R.I. AG warns of 'crooks' using health care ruling to run scams
PROVIDENCE, R.I. (Legal Newsline) - Scam artists are using the U.S. Supreme Court's recent decision upholding the federal health care law to commit identity theft and Medicare fraud, Rhode Island Attorney General Peter Kilmartin said Monday.
In its highly-anticipated opinion last month, the nation's high court ruled that the controversial provision of the health care reform requiring individuals to purchase insurance or face a financial penalty is a constitutional tax.
In the wake of the ruling, the Federal Trade Commission has received numerous complaints about individuals claiming to be from the federal government who need to "verify information" under President Barack Obama's Patient Protection and Affordable Care Act, including social security numbers, Medicare identification and other personal information, Kilmartin said.
The attorney general reminded consumers this week not to give out personal or financial information in response to unsolicited phone calls, emails -- or even knocks on their doors.
Scam artists, he warned, want a person's information to commit identity theft, charge existing credit cards, debit checking accounts, open new credit cards, checking or savings accounts, write fraudulent checks or take out loans.
"Scam artists can't pass up an opportunity to defraud and steal from hardworking Americans," Kilmartin said in a statement.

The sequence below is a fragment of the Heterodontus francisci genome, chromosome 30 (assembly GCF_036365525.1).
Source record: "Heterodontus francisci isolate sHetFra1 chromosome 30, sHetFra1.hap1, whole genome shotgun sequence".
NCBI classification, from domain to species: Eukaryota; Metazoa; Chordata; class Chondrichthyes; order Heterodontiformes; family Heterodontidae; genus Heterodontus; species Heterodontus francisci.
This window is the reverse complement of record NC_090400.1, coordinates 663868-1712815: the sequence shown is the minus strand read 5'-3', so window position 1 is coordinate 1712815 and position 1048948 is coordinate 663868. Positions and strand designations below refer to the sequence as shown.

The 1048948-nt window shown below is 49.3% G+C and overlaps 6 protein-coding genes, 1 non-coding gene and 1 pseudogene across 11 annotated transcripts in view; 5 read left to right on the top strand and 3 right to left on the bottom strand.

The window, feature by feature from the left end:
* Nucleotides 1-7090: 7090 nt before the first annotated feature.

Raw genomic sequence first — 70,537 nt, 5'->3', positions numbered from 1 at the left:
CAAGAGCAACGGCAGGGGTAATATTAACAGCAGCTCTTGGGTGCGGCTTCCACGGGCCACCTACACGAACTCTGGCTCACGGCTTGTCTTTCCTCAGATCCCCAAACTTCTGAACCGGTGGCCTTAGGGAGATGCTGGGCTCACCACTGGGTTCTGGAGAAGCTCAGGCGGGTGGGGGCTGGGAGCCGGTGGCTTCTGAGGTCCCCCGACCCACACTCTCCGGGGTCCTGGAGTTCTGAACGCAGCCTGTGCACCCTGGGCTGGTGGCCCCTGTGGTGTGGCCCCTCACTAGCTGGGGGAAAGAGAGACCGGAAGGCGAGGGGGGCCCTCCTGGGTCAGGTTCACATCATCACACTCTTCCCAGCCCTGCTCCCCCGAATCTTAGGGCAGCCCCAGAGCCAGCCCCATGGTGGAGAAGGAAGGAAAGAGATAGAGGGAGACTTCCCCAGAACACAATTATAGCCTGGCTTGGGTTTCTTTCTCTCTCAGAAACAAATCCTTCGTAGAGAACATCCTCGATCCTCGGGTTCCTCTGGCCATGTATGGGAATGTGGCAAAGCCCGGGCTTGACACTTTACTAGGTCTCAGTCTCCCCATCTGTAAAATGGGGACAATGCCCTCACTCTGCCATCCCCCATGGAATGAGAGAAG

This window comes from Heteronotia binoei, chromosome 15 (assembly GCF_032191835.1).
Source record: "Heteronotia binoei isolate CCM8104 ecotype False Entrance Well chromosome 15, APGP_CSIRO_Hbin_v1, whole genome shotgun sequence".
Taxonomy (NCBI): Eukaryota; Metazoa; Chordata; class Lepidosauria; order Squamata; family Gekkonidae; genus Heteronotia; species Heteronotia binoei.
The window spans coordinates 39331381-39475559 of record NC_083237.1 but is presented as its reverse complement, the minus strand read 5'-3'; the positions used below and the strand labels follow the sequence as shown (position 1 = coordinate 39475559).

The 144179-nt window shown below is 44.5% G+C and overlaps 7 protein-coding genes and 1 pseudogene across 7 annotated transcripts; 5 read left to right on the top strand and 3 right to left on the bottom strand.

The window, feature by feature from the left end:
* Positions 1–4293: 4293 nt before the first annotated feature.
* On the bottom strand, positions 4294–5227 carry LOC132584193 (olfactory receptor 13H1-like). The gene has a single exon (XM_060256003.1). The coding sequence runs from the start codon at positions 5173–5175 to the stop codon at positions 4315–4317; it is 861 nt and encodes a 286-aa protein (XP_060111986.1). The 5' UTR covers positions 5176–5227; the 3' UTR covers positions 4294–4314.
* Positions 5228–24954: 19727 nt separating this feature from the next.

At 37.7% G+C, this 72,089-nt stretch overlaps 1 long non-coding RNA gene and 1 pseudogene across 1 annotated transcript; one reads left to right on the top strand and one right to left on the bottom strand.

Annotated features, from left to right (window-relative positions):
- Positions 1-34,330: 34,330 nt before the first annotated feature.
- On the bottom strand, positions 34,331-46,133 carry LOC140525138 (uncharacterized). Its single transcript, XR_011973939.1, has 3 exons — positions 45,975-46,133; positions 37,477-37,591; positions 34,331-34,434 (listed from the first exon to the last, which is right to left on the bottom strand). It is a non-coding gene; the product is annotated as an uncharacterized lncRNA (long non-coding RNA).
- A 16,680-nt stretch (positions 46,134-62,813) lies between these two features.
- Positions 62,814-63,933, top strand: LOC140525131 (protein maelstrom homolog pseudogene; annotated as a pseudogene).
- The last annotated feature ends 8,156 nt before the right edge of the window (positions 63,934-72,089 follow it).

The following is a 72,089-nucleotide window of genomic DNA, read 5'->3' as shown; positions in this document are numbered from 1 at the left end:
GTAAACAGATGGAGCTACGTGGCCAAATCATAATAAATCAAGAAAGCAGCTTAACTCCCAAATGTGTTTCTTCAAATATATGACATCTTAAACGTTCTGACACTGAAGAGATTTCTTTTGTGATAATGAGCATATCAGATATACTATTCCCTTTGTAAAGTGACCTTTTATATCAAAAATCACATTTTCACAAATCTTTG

"If someone who claims to be from the government calls and asks for your personal information, hang up. It's a scam.
"The government and legitimate organizations you do business with already have the information they need and will not ask you for it."
More than two years after Obama's Affordable Care Act was signed into law, the Court ruled 5-4 in June that most of it is constitutional.
The chief issue was the individual mandate, which imposed a $695 annual penalty on individuals who did not purchase health insurance. Obama's own budget director said in February that the mandate was not a tax.
"The Affordable Care Act's requirement that certain individuals pay a financial penalty for not obtaining health insurance may reasonably be characterized as a tax," Chief Justice John Roberts wrote.
"Because the Constitution permits such a tax, it is not our role to forbid it, or to pass upon its wisdom or fairness."
Roberts was joined in the majority by Obama-appointees Sonia Sotomayor and Elena Kagan, as well as Ruth Bader Ginsburg and Stephen Breyer. Voting against the act were justices Anthony Kennedy, Antonin Scalia, Clarence Thomas and Samuel Alito.
The Court's opinion also said that if a state does not comply with new eligibility requirements for Medicaid, the states can only lose new funds available instead of all of their funding.
From Legal Newsline: Reach Jessica Karmasek by email at firstname.lastname@example.org.